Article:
Tip #1: Never say “No.”
One part of a dispatcher’s job that surprisingly takes some practice is speaking with customers. It takes some time to learn how customers work and what each one expects out of you. Some customers can be pushy when they want a job done, while others are more laid back and are willing to wait. Learning to say no without saying no is a key point King made. “Instead of saying no, say we can’t do it this day, but we can do it this day”. Crary added that “customers, more times than not, are willing to work around your schedule. You’d be surprised”. Give them options, but never tell them you can’t help them. They will immediately move on to your competitor. You can even offer to come out sooner if a cancellation occurs. This way you are giving the customer hope while also being realistic with them.
Tip #2: Learn to Triage
Triaging the calls is another skill dispatchers need to master. Determining which calls need to be addressed ASAP and which can be scheduled for later in the week or month takes time and practice, but mastering it can have positive effects on customer satisfaction and on time management.
Tip #3: Route Profitably
Another part of setting the appointments entails routing the technician to the location. To efficiently dispatch, your dispatcher needs to be able to route the technician profitably. You don’t want to send them all over the map in one day. Gas prices are too high and it isn’t time efficient. Using a mapping tool can help dispatchers see where their techs are located during the day so when an emergency job arises, they can send the nearest tech to the location.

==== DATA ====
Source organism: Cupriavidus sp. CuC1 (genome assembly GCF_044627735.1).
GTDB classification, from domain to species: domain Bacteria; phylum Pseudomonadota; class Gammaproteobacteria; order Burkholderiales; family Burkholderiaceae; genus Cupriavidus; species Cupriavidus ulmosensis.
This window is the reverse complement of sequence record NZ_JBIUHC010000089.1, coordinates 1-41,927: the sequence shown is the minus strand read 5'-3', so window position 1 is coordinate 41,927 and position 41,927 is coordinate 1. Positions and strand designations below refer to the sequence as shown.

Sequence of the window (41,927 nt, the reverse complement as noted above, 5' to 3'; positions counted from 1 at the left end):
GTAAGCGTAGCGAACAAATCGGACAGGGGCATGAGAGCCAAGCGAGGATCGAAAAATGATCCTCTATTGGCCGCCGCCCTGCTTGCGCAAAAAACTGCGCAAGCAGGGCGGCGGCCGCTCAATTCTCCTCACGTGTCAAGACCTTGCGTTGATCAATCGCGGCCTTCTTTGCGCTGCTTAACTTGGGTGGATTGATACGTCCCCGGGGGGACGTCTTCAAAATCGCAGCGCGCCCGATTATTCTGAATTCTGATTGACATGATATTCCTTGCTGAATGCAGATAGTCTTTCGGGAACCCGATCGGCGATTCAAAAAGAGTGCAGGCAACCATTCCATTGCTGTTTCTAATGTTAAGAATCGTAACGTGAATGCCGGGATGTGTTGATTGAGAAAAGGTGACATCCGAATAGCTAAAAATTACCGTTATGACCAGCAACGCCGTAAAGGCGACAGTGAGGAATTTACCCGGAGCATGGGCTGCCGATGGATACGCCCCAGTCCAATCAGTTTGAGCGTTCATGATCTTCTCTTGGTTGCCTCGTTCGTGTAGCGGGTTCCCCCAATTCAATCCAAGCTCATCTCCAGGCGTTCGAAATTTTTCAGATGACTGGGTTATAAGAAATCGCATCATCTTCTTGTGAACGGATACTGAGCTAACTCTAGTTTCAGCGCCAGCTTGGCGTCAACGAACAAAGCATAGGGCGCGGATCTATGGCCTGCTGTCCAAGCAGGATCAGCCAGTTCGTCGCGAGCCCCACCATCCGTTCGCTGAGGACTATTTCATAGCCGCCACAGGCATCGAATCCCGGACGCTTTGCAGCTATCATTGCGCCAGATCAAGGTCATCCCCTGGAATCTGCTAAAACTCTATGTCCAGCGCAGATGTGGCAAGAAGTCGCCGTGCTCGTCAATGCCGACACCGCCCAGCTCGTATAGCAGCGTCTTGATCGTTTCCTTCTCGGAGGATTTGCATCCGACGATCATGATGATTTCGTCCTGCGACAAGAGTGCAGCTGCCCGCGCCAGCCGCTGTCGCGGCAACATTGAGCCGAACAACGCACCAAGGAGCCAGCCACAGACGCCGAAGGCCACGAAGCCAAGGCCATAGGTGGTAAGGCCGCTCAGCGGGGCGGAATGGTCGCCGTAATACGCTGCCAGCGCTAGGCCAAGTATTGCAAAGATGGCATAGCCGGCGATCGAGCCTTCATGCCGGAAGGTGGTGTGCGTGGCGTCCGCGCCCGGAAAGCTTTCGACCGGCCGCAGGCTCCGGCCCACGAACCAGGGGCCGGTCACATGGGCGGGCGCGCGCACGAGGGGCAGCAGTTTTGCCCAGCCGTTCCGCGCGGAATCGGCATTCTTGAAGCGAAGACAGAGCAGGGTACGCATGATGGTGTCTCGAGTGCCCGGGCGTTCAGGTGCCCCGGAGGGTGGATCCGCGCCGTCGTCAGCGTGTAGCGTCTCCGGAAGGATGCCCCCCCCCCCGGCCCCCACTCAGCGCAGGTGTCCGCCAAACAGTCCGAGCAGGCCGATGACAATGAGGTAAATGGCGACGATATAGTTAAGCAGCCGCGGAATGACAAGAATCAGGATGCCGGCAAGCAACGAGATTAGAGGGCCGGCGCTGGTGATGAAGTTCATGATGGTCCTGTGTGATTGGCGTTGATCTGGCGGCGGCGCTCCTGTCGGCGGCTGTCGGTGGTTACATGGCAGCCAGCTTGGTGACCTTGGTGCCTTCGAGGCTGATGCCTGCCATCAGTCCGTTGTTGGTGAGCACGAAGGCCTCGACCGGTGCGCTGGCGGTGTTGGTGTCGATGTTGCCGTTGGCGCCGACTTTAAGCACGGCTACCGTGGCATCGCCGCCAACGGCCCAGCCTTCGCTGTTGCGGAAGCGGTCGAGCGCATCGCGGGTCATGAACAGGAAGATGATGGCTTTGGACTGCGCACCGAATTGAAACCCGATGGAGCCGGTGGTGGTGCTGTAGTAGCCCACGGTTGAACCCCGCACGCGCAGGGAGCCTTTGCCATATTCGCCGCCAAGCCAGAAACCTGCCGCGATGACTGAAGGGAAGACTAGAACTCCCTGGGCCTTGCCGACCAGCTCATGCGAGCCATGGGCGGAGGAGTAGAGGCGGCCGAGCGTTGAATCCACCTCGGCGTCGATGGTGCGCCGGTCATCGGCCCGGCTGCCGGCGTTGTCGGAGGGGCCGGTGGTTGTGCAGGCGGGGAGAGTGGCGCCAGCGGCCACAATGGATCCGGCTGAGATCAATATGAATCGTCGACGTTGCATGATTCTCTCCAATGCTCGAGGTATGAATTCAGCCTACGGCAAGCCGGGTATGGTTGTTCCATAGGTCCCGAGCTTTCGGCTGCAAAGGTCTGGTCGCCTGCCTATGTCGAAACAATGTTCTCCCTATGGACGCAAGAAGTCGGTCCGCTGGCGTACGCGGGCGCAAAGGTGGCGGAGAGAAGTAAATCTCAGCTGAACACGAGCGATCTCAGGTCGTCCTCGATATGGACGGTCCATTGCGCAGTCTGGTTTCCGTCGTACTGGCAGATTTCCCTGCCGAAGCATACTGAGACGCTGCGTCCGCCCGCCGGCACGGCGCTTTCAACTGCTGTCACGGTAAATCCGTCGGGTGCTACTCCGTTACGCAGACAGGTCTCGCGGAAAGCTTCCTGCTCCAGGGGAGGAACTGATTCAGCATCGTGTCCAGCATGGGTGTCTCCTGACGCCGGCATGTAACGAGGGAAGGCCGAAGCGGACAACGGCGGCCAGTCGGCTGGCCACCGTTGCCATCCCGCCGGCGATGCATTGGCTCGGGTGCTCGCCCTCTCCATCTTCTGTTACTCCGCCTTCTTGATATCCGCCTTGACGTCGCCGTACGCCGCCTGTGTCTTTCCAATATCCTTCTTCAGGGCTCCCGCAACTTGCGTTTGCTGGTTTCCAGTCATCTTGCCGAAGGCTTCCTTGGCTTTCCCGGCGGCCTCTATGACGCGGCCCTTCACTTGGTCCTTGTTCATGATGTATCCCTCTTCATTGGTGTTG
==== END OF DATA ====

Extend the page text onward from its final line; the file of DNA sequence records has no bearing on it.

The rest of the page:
Tip #4: Perform a Post Mortem
Just because the appointment is set up and on the schedule does not mean the dispatcher is finished with it. They still need to do some debriefing. They need to check with the technician to see if they received the customer signature, model or serial numbers, or age of the equipment. Keep notes on each customer so you have a history of their business with you. Dispatchers also need to find out if the job was actually completed. Was money collected? If it wasn’t, they need to figure out why it wasn’t, if it needs to be rescheduled, and what will be needed to complete the job (i.e. parts, a more experienced tech, etc).
By mastering and following these four tips, you can become a more efficient dispatcher for your field service business. It takes some time and practice developing certain techniques, but once you do you will see higher customer satisfaction levels, not to mention higher productivity. Good luck!
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